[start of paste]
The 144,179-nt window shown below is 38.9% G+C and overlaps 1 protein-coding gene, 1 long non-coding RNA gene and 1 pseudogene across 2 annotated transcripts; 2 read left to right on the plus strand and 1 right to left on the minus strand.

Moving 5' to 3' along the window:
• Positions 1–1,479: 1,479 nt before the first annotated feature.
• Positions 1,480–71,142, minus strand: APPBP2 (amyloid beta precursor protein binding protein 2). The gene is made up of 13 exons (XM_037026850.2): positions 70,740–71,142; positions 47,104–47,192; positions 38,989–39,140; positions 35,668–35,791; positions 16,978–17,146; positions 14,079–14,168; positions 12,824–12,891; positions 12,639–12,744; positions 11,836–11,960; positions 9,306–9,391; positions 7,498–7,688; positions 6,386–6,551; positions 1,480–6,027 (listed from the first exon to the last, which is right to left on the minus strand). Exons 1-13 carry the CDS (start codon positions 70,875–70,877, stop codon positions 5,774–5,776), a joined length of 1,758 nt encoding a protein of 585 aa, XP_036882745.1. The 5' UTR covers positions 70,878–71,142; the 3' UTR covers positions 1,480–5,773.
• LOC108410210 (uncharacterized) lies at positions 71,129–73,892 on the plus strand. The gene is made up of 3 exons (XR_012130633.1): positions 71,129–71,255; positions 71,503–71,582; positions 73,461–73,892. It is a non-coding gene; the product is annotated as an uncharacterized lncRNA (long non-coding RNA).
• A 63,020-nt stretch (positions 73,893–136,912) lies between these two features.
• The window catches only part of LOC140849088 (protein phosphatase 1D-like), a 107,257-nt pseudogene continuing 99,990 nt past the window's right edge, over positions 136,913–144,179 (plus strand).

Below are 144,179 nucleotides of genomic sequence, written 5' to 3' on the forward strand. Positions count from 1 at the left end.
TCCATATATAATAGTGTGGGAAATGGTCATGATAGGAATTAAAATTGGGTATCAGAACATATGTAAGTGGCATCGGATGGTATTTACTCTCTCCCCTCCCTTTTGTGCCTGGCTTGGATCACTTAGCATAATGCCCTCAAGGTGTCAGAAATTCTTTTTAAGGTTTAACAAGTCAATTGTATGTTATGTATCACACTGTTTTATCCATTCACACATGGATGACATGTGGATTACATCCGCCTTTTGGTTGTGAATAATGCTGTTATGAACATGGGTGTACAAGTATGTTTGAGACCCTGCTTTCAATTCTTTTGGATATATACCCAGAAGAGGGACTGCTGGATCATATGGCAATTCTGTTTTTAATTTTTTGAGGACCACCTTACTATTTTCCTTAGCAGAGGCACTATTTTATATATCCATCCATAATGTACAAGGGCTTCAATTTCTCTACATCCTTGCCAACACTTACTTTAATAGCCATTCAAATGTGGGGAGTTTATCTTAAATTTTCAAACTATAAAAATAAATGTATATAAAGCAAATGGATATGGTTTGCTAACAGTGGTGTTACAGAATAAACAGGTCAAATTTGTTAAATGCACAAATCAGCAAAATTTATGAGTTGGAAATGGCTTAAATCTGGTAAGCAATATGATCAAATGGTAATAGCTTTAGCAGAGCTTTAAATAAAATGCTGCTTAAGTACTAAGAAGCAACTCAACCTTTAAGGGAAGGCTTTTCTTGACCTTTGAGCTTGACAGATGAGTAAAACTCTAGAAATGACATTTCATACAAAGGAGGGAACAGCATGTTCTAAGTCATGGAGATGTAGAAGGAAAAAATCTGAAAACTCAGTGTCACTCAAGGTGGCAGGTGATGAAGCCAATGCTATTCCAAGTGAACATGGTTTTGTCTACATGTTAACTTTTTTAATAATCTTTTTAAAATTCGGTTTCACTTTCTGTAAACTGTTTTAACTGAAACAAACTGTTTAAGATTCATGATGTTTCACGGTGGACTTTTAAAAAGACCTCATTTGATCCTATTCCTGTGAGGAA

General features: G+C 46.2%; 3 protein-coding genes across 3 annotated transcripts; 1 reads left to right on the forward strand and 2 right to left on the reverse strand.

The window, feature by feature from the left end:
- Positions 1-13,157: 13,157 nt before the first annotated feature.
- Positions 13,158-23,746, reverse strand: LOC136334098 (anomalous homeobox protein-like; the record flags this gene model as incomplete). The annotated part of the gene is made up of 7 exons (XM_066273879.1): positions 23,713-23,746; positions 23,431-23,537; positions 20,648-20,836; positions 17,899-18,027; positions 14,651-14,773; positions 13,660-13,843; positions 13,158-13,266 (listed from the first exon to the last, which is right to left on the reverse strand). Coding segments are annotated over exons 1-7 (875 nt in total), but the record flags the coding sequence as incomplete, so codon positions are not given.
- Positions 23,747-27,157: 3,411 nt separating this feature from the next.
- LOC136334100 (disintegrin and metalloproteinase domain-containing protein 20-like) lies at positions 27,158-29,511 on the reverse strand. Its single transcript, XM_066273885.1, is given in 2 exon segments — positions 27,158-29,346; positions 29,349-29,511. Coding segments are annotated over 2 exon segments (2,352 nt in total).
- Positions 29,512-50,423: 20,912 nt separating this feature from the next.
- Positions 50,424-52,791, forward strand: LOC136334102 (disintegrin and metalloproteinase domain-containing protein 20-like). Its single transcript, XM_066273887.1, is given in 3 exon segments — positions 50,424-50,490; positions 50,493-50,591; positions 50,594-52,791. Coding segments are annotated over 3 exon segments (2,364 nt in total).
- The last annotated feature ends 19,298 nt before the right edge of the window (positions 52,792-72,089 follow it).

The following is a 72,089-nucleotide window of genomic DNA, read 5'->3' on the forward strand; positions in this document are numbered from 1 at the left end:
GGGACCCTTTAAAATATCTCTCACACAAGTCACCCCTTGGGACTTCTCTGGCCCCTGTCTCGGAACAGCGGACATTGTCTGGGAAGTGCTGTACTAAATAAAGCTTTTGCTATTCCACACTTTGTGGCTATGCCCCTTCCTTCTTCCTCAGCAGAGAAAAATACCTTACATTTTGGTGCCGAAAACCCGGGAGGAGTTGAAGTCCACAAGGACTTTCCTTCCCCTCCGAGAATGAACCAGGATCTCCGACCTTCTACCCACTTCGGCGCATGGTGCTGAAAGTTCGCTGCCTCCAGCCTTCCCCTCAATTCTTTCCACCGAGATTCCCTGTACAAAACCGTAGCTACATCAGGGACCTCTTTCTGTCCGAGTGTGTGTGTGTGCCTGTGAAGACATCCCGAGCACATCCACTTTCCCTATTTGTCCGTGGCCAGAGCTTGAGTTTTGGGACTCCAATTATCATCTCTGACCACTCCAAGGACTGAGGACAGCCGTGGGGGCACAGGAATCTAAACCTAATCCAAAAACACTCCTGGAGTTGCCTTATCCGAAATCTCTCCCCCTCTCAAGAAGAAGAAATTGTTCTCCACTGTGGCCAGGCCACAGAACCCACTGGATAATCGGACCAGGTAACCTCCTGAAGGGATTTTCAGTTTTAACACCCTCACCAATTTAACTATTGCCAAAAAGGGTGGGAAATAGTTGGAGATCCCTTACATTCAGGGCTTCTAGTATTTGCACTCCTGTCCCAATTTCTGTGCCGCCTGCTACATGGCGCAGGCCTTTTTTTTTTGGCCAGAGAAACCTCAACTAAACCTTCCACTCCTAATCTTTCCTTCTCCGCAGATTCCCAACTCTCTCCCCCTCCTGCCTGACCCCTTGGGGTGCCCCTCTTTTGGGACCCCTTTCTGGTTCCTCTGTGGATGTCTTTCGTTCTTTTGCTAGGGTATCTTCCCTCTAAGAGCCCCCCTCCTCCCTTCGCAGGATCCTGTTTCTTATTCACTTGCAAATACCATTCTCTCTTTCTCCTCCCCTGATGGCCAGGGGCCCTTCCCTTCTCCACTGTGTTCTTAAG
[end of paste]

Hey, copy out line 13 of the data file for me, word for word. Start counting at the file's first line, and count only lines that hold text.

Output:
- Positions 13,158-23,746, reverse strand: LOC136334098 (anomalous homeobox protein-like; the record flags this gene model as incomplete). The annotated part of the gene is made up of 7 exons (XM_066273879.1): positions 23,713-23,746; positions 23,431-23,537; positions 20,648-20,836; positions 17,899-18,027; positions 14,651-14,773; positions 13,660-13,843; positions 13,158-13,266 (listed from the first exon to the last, which is right to left on the reverse strand). Coding segments are annotated over exons 1-7 (875 nt in total), but the record flags the coding sequence as incomplete, so codon positions are not given.